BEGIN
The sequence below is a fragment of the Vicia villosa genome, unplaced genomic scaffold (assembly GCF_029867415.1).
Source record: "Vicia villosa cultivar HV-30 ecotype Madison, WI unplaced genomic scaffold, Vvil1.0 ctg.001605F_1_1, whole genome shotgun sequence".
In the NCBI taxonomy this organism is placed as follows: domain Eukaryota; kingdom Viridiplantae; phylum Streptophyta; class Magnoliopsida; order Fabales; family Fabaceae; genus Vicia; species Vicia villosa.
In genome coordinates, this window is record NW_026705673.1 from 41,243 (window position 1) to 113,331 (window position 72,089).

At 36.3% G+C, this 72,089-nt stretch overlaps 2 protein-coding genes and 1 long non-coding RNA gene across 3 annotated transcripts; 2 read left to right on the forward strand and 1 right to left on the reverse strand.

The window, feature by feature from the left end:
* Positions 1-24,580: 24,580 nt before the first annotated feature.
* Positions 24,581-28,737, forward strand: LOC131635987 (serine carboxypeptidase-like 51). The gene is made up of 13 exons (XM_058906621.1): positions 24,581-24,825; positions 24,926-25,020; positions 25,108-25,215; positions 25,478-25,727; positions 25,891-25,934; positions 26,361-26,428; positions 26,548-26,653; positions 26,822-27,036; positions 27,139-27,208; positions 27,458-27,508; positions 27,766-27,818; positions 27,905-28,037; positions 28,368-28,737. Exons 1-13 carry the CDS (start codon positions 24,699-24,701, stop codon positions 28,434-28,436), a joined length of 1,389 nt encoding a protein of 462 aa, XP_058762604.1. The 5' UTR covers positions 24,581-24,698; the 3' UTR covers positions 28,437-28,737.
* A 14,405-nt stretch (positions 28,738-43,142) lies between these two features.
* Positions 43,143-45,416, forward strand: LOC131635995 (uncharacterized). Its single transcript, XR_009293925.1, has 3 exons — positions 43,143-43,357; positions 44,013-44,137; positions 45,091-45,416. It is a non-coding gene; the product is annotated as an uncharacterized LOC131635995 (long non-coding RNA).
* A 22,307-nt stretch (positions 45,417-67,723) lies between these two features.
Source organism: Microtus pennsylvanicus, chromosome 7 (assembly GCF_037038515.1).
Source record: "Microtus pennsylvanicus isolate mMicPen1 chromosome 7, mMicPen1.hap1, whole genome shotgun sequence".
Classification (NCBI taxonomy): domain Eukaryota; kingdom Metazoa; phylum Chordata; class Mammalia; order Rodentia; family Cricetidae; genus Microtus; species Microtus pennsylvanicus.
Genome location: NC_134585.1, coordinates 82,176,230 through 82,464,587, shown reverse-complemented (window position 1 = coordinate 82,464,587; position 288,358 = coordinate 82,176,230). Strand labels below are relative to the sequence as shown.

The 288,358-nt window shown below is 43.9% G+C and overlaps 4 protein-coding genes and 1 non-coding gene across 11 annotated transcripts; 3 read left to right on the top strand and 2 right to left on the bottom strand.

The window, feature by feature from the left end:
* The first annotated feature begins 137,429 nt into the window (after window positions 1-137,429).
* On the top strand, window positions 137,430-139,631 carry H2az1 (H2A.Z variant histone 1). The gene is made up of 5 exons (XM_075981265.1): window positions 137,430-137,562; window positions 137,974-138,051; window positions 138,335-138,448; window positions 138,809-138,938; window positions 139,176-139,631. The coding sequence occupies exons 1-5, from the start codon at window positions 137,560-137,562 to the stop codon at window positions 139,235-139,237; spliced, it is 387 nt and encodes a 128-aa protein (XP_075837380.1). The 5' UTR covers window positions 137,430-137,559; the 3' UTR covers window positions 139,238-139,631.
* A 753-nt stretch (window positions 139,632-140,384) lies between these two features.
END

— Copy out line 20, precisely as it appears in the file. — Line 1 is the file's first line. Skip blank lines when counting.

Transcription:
* A 753-nt stretch (window positions 139,632-140,384) lies between these two features.